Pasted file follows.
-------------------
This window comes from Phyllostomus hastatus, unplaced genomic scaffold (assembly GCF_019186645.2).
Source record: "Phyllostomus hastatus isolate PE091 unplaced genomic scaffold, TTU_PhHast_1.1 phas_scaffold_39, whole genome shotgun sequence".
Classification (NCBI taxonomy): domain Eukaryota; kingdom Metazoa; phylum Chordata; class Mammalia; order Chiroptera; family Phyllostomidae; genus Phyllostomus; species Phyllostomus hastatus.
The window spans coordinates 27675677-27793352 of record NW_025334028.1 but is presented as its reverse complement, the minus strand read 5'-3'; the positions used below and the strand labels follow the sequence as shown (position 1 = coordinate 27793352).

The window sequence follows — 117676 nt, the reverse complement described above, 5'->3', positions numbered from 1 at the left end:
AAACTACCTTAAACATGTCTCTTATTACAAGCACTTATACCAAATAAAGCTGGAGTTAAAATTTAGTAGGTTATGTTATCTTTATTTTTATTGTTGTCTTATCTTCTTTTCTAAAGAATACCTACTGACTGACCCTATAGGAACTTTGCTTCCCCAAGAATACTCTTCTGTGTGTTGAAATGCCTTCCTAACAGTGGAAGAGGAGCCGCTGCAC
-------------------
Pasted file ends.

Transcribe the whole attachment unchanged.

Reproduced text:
This window comes from Phyllostomus hastatus, unplaced genomic scaffold (assembly GCF_019186645.2).
Source record: "Phyllostomus hastatus isolate PE091 unplaced genomic scaffold, TTU_PhHast_1.1 phas_scaffold_39, whole genome shotgun sequence".
Classification (NCBI taxonomy): domain Eukaryota; kingdom Metazoa; phylum Chordata; class Mammalia; order Chiroptera; family Phyllostomidae; genus Phyllostomus; species Phyllostomus hastatus.
The window spans coordinates 27675677-27793352 of record NW_025334028.1 but is presented as its reverse complement, the minus strand read 5'-3'; the positions used below and the strand labels follow the sequence as shown (position 1 = coordinate 27793352).

The window sequence follows — 117676 nt, the reverse complement described above, 5'->3', positions numbered from 1 at the left end:
AAACTACCTTAAACATGTCTCTTATTACAAGCACTTATACCAAATAAAGCTGGAGTTAAAATTTAGTAGGTTATGTTATCTTTATTTTTATTGTTGTCTTATCTTCTTTTCTAAAGAATACCTACTGACTGACCCTATAGGAACTTTGCTTCCCCAAGAATACTCTTCTGTGTGTTGAAATGCCTTCCTAACAGTGGAAGAGGAGCCGCTGCAC